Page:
This Article proposes a novel and provocative analysis of judicial opinions that are published without indicating individual authorship. Our approach provides an unbiased, quantitative, and computer scientific answer to a problem that has long plagued legal commentators.
United States courts publish a shocking number of judicial opinions without divulging the author. Per curiam opinions, as traditionally and popularly conceived, are a means of quickly deciding uncontroversial cases in which all judges or justices are in agreement. Today, however, unattributed per curiam opinions often dispose of highly controversial issues, frequently over significant disagreement within the court. Obscuring authorship removes the sense of accountability for each decision’s outcome and the reasoning that led to it. Anonymity also makes it more difficult for scholars, historians, practitioners, political commentators, and—in the thirty-nine states with elected judges and justices—the electorate, to glean valuable information about legal decision-makers and the way they make their decisions. The value of determining authorship for unsigned opinions has long been recognized but, until now, the methods of doing so have been cumbersome, imprecise, and altogether unsatisfactory.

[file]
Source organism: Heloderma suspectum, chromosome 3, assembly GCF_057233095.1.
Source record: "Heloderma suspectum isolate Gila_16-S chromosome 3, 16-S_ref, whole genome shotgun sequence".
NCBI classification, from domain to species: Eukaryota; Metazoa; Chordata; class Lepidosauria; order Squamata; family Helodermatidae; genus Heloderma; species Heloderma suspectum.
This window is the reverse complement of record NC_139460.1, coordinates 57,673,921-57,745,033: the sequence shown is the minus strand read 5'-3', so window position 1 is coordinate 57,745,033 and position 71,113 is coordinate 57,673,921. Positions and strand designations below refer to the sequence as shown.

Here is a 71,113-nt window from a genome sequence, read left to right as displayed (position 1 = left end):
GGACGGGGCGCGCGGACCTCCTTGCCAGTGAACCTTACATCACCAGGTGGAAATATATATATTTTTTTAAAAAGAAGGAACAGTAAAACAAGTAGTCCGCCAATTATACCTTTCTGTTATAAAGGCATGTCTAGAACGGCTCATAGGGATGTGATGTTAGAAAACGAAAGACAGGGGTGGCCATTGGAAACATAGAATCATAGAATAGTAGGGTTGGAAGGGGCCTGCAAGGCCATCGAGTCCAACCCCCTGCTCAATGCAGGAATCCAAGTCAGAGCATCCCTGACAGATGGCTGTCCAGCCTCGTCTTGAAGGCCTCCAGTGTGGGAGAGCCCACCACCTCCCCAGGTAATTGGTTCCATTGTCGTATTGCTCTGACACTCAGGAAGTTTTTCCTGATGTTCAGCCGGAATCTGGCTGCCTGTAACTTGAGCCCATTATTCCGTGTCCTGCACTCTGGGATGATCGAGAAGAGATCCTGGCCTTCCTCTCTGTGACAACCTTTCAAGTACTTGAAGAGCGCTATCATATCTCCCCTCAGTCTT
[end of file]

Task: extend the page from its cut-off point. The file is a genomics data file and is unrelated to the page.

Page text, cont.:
Our work uses natural language processing to predict authorship of judicial opinions that are unsigned or whose attribution is disputed. Using a dataset of Supreme Court opinions with known authorship, we identify key words and phrases that can, to a high degree of accuracy, predict authorship. Thus, our method makes accessible an important class of cases heretofore inaccessible. For illustrative purposes, we explain our process as applied to the Obamacare decision, in which the authorship of a joint dissent was subject to significant popular speculation. We conclude with a chart predicting the author of every unsigned per curiam opinion during the Roberts Court.